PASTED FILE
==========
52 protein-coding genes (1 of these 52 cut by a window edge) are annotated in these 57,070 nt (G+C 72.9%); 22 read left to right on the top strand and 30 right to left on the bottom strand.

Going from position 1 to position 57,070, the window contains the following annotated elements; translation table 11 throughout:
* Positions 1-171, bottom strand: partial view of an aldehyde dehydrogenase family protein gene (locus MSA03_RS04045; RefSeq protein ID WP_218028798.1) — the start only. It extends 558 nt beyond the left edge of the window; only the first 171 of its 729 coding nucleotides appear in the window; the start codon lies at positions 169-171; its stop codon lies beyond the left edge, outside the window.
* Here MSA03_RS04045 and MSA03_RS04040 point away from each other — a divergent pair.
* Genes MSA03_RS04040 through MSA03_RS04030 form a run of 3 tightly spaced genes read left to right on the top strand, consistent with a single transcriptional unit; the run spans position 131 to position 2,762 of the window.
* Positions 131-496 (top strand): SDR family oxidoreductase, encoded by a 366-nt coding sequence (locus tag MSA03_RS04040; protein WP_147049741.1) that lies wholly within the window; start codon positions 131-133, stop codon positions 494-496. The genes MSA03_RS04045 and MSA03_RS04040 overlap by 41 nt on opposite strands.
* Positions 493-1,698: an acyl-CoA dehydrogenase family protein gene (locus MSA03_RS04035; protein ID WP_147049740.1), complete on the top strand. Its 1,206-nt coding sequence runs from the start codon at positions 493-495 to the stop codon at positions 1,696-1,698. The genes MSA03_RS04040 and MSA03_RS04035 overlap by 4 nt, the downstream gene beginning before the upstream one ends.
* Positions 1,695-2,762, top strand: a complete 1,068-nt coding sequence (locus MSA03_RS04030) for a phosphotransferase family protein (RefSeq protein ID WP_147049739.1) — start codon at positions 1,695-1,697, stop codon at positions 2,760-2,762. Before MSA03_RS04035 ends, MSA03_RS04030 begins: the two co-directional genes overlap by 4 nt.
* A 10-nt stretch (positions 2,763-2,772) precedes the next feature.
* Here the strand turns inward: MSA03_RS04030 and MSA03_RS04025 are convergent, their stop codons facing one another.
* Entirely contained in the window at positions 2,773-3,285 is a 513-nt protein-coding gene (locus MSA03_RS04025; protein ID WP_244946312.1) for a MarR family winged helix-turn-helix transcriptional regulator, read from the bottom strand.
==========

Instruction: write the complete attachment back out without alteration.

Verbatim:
52 protein-coding genes (1 of these 52 cut by a window edge) are annotated in these 57,070 nt (G+C 72.9%); 22 read left to right on the top strand and 30 right to left on the bottom strand.

Going from position 1 to position 57,070, the window contains the following annotated elements; translation table 11 throughout:
* Positions 1-171, bottom strand: partial view of an aldehyde dehydrogenase family protein gene (locus MSA03_RS04045; RefSeq protein ID WP_218028798.1) — the start only. It extends 558 nt beyond the left edge of the window; only the first 171 of its 729 coding nucleotides appear in the window; the start codon lies at positions 169-171; its stop codon lies beyond the left edge, outside the window.
* Here MSA03_RS04045 and MSA03_RS04040 point away from each other — a divergent pair.
* Genes MSA03_RS04040 through MSA03_RS04030 form a run of 3 tightly spaced genes read left to right on the top strand, consistent with a single transcriptional unit; the run spans position 131 to position 2,762 of the window.
* Positions 131-496 (top strand): SDR family oxidoreductase, encoded by a 366-nt coding sequence (locus tag MSA03_RS04040; protein WP_147049741.1) that lies wholly within the window; start codon positions 131-133, stop codon positions 494-496. The genes MSA03_RS04045 and MSA03_RS04040 overlap by 41 nt on opposite strands.
* Positions 493-1,698: an acyl-CoA dehydrogenase family protein gene (locus MSA03_RS04035; protein ID WP_147049740.1), complete on the top strand. Its 1,206-nt coding sequence runs from the start codon at positions 493-495 to the stop codon at positions 1,696-1,698. The genes MSA03_RS04040 and MSA03_RS04035 overlap by 4 nt, the downstream gene beginning before the upstream one ends.
* Positions 1,695-2,762, top strand: a complete 1,068-nt coding sequence (locus MSA03_RS04030) for a phosphotransferase family protein (RefSeq protein ID WP_147049739.1) — start codon at positions 1,695-1,697, stop codon at positions 2,760-2,762. Before MSA03_RS04035 ends, MSA03_RS04030 begins: the two co-directional genes overlap by 4 nt.
* A 10-nt stretch (positions 2,763-2,772) precedes the next feature.
* Here the strand turns inward: MSA03_RS04030 and MSA03_RS04025 are convergent, their stop codons facing one another.
* Entirely contained in the window at positions 2,773-3,285 is a 513-nt protein-coding gene (locus MSA03_RS04025; protein ID WP_244946312.1) for a MarR family winged helix-turn-helix transcriptional regulator, read from the bottom strand.